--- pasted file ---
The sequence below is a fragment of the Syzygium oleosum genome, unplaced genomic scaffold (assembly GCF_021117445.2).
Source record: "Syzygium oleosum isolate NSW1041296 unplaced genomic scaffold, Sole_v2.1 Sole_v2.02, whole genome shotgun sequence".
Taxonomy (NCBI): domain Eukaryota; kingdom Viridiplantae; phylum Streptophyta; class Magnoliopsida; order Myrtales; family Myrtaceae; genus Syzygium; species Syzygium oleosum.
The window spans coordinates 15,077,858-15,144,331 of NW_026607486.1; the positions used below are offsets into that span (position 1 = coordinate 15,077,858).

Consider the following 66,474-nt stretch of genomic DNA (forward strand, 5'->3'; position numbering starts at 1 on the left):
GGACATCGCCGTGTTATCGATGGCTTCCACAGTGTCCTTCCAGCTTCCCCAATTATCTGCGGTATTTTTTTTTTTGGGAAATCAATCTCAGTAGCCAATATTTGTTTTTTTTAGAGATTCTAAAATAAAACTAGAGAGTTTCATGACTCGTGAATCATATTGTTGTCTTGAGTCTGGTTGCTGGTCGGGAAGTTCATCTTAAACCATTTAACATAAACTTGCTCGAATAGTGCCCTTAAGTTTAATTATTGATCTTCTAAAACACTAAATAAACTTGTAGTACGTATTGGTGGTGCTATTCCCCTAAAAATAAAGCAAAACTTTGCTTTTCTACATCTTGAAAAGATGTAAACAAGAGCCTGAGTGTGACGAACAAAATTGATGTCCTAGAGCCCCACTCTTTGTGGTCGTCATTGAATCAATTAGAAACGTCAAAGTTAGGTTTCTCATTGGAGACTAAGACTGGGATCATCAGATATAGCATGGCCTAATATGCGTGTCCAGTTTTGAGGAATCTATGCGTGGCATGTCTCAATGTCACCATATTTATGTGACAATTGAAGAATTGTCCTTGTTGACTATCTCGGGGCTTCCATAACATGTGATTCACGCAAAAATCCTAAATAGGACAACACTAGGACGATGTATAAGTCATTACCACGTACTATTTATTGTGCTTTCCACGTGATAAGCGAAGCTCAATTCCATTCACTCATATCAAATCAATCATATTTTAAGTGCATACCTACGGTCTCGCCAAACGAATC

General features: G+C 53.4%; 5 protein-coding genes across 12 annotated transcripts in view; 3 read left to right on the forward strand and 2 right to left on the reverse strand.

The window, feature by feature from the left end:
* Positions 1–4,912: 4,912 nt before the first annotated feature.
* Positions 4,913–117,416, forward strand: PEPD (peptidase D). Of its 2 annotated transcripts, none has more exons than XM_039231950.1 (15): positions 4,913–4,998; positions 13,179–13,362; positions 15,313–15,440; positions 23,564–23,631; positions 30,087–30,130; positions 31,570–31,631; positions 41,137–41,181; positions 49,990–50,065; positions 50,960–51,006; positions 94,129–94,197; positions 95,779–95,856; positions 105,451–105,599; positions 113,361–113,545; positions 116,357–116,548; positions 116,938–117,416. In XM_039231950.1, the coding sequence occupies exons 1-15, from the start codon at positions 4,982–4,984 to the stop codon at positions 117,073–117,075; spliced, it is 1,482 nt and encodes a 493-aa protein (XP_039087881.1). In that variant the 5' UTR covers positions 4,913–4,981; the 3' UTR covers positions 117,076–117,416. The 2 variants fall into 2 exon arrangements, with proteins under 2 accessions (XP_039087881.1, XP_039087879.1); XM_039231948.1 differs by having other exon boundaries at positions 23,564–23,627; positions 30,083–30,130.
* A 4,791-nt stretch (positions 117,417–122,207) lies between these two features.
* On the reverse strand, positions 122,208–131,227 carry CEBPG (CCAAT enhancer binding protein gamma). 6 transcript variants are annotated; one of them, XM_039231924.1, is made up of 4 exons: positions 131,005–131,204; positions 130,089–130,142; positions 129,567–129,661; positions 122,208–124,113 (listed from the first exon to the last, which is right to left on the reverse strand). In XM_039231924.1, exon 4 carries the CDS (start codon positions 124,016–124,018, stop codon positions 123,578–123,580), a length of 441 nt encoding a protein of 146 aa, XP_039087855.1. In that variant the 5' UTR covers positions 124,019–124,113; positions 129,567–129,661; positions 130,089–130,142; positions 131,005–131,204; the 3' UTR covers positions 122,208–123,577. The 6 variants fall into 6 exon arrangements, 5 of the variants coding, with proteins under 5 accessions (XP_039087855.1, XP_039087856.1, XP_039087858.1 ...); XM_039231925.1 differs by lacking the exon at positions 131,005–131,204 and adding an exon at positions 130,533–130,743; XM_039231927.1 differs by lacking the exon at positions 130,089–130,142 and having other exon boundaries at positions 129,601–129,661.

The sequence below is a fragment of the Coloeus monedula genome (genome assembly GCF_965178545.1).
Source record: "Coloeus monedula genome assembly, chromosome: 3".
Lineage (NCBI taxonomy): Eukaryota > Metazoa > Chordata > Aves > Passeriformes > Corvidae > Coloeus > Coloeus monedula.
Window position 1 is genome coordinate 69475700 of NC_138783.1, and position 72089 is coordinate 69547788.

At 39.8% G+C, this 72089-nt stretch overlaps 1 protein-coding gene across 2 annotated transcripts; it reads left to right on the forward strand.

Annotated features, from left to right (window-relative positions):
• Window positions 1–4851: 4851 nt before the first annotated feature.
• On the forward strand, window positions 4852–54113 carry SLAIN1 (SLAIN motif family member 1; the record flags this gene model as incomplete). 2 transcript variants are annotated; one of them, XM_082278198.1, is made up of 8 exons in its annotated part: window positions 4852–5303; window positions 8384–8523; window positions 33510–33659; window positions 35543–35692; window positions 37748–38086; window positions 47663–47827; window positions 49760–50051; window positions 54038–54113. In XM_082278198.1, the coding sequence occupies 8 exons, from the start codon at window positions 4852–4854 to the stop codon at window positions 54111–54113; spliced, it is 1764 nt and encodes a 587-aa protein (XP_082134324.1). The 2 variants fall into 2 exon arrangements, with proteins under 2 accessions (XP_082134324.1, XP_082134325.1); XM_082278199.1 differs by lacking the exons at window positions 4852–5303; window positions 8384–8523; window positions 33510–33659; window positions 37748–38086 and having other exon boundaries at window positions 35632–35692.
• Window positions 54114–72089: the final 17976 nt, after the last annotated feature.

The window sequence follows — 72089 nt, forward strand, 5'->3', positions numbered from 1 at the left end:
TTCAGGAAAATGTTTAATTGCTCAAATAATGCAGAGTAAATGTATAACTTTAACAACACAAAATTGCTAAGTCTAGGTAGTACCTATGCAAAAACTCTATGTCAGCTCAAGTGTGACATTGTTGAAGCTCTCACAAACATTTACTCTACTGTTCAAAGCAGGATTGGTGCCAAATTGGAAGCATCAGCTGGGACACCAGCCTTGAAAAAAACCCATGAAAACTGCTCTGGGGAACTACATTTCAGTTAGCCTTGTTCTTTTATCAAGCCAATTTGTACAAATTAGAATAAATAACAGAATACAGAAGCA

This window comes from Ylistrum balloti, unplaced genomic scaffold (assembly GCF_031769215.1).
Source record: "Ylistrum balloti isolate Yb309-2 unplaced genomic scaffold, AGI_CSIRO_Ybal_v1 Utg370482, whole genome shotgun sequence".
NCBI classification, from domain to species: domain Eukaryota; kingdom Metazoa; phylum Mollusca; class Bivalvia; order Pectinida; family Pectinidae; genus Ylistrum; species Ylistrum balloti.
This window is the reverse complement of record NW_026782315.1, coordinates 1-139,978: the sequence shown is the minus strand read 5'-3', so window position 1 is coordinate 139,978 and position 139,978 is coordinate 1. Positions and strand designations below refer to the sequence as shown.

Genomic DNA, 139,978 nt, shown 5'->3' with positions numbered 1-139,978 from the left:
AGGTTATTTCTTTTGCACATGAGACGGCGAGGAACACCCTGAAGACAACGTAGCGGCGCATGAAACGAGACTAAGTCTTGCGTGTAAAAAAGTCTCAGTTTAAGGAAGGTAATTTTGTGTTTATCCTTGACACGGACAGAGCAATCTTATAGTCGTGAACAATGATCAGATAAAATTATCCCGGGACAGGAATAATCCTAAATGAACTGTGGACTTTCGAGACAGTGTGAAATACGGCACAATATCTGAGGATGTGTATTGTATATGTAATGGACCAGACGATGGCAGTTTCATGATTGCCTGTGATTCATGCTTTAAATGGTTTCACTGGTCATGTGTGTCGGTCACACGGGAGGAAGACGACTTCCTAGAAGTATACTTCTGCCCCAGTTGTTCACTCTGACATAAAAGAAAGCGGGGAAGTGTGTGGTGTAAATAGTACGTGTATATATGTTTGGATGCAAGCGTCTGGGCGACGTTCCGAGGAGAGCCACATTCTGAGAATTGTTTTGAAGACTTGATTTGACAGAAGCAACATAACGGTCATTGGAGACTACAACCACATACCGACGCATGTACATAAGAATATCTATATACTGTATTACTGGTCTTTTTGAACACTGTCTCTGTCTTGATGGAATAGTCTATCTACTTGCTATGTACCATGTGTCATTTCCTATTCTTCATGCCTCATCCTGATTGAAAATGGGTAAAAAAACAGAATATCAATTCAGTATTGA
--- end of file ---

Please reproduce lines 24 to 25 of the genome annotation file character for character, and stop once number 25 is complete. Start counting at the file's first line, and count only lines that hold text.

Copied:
This window comes from Ylistrum balloti, unplaced genomic scaffold (assembly GCF_031769215.1).
Source record: "Ylistrum balloti isolate Yb309-2 unplaced genomic scaffold, AGI_CSIRO_Ybal_v1 Utg370482, whole genome shotgun sequence".